Now that the dust has settled on the draft legislation at Schedule 20 of the Finance Bill 2017, entitled “Penalties for Enablers of Defeated Tax Avoidance” we thought it would be interesting to take a look at the detail of the draft legislation and how it is likely to affect professional practices
The legislation will take effect when the Finance Bill receives Royal Assent, most likely in Summer 2017.
Background to the Draft Legislation
The attack on what the government has labelled “Enablers of Tax Avoidance” is part of their ongoing war against those involved in the promotion and marketing of what has been referred to as “Abusive” tax arrangements. As well as going after the users of tax avoidance arrangements the government has the creators of these arrangements in their sights and is looking to hit them where it hurts – in the pocket – and to make the marketplace as toxic as possible.
Professionals Fears and a Word of Reassurance
One unfortunate collateral result of this new legislation though is to make accountants and lawyers extremely nervous as to whether the general tax planning advice they offer is likely to be caught by the new legislation. This has been compounded by the cautious guidance on professional standards being issued by the main governing bodies.
It is our opinion that this is unlikely to be the case, and HMRC themselves have gone on record as saying that advisers engaged in legitimate tax planning have “nothing to fear”. However, given the uncertainty we felt that a review of the draft legislation may offer some clarity for our readers.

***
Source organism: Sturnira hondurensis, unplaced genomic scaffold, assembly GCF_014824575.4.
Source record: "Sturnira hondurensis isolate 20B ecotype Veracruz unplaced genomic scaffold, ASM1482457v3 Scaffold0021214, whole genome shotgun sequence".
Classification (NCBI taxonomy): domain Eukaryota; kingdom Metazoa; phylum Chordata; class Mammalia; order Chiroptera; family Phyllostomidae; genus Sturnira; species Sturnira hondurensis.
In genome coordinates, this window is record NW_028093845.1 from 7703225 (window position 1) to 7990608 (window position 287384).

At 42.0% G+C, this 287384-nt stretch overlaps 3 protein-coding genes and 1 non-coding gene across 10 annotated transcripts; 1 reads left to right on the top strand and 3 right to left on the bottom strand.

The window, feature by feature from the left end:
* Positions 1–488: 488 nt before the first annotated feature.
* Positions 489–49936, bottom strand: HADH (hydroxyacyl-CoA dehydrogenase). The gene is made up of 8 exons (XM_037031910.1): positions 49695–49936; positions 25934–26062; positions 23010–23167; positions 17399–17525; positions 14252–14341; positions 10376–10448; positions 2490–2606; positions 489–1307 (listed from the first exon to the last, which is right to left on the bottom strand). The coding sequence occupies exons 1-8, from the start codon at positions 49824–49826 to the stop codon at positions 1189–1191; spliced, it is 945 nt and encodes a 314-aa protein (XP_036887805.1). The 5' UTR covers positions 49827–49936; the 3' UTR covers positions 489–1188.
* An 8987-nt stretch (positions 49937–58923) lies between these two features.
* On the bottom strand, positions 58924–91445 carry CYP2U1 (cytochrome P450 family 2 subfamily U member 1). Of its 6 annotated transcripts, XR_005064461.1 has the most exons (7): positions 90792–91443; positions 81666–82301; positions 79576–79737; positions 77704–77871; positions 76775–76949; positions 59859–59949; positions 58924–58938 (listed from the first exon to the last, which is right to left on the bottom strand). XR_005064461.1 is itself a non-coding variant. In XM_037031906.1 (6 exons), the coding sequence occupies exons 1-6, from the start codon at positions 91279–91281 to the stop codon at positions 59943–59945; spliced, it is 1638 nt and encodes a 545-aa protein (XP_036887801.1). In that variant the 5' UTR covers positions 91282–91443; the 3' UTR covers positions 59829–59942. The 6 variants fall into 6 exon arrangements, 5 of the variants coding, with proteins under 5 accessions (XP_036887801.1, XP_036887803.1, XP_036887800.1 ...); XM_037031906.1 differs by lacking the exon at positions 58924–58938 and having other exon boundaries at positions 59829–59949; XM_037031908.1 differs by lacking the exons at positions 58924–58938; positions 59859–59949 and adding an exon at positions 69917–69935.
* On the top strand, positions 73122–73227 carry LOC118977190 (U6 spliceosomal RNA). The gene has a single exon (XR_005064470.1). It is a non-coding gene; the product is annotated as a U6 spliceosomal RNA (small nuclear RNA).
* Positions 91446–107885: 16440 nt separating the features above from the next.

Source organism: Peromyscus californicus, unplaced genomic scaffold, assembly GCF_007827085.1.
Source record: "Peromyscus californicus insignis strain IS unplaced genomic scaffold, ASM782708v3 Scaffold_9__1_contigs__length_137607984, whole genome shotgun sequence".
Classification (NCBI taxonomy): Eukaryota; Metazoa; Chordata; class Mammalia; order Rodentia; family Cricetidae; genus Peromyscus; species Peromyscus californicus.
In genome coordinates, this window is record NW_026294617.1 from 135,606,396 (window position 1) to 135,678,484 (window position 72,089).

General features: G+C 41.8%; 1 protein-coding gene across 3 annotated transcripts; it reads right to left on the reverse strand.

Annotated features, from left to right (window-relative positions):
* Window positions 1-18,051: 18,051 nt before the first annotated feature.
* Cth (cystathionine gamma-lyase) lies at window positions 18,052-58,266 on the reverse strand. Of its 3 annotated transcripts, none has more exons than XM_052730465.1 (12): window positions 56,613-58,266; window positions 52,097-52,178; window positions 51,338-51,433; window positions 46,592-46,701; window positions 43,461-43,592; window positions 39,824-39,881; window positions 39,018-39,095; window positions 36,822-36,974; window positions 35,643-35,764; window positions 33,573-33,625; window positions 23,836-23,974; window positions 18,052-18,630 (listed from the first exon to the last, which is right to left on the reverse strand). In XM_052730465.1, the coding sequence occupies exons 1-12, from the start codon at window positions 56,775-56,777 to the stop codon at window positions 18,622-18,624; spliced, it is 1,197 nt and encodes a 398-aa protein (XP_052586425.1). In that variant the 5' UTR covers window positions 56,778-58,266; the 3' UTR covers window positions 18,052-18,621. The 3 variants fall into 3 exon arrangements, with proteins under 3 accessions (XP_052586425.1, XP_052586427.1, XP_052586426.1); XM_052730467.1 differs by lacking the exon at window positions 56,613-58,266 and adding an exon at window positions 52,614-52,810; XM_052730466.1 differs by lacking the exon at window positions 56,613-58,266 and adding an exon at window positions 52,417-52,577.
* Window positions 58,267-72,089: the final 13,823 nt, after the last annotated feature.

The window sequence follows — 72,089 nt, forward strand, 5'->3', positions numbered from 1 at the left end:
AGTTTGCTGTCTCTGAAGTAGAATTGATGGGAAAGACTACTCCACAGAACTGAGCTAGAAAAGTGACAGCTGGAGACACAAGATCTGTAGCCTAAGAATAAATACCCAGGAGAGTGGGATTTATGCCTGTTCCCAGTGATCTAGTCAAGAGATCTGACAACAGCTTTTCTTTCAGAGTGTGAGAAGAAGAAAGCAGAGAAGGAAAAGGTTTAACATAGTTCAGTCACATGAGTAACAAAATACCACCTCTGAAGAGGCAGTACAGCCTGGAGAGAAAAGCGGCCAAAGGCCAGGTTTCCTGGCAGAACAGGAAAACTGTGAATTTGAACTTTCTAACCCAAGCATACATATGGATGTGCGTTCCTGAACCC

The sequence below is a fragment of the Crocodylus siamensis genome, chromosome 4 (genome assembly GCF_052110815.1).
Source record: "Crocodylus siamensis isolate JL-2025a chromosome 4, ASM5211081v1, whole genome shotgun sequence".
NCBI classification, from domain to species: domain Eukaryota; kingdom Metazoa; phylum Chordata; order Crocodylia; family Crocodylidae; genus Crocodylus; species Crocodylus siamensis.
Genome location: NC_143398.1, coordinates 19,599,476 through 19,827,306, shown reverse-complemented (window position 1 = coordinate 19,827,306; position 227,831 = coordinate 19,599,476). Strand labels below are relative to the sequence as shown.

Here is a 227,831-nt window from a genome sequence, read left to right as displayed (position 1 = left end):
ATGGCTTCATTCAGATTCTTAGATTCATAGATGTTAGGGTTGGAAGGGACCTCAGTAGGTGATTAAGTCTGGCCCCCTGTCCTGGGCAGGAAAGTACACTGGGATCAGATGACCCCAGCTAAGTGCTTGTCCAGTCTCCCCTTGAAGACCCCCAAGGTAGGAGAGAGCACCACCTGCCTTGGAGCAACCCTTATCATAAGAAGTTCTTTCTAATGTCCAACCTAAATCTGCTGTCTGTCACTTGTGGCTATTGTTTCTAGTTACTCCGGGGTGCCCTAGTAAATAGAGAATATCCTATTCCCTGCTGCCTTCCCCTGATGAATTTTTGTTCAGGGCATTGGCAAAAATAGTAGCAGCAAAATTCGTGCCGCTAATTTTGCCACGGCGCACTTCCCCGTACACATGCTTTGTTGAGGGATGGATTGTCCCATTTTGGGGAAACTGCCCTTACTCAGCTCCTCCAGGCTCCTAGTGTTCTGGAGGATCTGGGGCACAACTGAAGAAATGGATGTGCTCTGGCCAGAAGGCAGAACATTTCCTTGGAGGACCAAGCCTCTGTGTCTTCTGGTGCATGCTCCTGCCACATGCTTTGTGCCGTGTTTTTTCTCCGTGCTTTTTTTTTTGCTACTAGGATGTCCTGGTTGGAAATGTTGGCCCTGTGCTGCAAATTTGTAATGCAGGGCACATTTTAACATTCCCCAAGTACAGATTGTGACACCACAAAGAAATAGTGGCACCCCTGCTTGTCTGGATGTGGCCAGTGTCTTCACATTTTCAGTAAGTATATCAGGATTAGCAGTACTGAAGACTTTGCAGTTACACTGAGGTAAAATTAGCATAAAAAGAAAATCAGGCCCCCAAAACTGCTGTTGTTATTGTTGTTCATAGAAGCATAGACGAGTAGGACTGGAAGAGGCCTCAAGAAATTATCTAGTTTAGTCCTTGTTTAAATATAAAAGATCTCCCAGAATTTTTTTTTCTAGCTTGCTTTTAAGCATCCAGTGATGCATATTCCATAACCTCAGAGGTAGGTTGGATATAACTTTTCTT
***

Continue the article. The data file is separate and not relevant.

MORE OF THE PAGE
A Detailed Look at the Draft Legislation
The draft legislation states at the outset that there will be a liability to a penalty where a person has entered into abusive tax arrangements and incurs a defeat in respect of those arrangements. When this happens, a penalty is payable by each person (our emphasis) who enable the arrangements.
The legislation then goes on to define the terms used.
Firstly, what is a “tax arrangement”? For the purposes of the legislation a tax arrangement is one where, having regard to all the circumstances, it would be “reasonable to conclude” that the obtaining of a tax advantage was the main purpose or one of the main purposes of the arrangement.
The legislation also requires the tax arrangement to be “abusive”. They are regarded as being abusive if the arrangements cannot reasonably be regarded as a course of action in relation to the relevant tax provisions, having regard to all the circumstances. Essentially, it seems that there is almost a “common sense” test, or as we call it a “giggle” test. If you look at the arrangements and it makes you giggle, then it is likely to be abusive!
Subsections 2(3) to 2(7) of the draft legislation go into much greater detail than what is “abusive” than our giggle test, but don’t in our eyes add much more clarity than our giggle test does. They talk about arrangements involving contrived or abnormal tests, whether the tax result of an arrangement is significantly different to the economic result and that the GAAR Advisory Panel can provide opinion in this area.